Re: gnupg-doc of standard priority?
On 15-Jul-2002 Santiago Vila wrote:
> On Mon, 15 Jul 2002, Anthony Towns wrote:
>> On Sun, Jul 14, 2002 at 08:26:13PM -0500, Scott Dier wrote:
>> > > using priorities to set up a useful system.
>> > Some peoples ideas of a 'useful system' don't include large amounts of
>> > extra documentation thats not needed for the functionality.
>> In which case they can uninstall the package. What's the fuss?
> The same argument ("they can uninstall the package") could be applied
> to TeX or emacs, but we agreed to make them optional because there was
> a consensus to keep the default system small. Adding a package with 2MB
> of installed-size to the set of standard packages is a step in the
> wrong direction.
Wow, Santiago having a position several of us ageee with. (-:
Indeed policy's definition of standard and of important above it and optional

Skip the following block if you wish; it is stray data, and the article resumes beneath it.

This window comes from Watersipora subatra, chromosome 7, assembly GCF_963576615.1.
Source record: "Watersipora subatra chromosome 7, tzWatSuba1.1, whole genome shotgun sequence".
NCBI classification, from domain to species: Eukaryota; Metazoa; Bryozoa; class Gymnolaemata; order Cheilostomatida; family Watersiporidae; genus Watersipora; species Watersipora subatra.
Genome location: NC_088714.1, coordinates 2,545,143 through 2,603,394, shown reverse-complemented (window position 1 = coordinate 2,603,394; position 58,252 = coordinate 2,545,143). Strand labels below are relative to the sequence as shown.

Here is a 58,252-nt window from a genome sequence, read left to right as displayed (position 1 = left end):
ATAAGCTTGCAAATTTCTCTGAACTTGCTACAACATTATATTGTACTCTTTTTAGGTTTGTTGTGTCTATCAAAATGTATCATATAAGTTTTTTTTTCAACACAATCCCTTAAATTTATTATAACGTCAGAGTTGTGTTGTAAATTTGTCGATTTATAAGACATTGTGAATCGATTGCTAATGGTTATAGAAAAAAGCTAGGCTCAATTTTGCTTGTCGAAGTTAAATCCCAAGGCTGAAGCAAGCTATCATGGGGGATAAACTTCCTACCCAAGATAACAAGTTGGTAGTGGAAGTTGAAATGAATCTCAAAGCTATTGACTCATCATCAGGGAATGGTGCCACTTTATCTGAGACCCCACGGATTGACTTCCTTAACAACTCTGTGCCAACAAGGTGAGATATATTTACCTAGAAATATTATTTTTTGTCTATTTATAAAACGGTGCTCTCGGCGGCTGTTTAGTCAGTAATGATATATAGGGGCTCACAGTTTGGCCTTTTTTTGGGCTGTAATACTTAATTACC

below it imply that gnupg-doc really does not fit except perhaps as extra.
gnupg itself is not really a requirement for most users it is there more
because we developers need it for Debian itself. However because of the crowd
likely to install Debian I can understand it being there. The -doc however is
only likely to be read by the people who actually intend to use gnupg. It
reall should be extra. "imposing", "forcing", whatever the word used we are
asking someone to download 2 more megs in an already growing system. How many
of them will ever read the doc much less try to use gnupg? How many servers
out there will have gnupg-doc installed for no real reason? simple home
workstations from users who decided to try linux out?
I won't question gnupg itself being standard because of security concerns but I
do not think anyone willing to use gnupg would be unable to apt-get install
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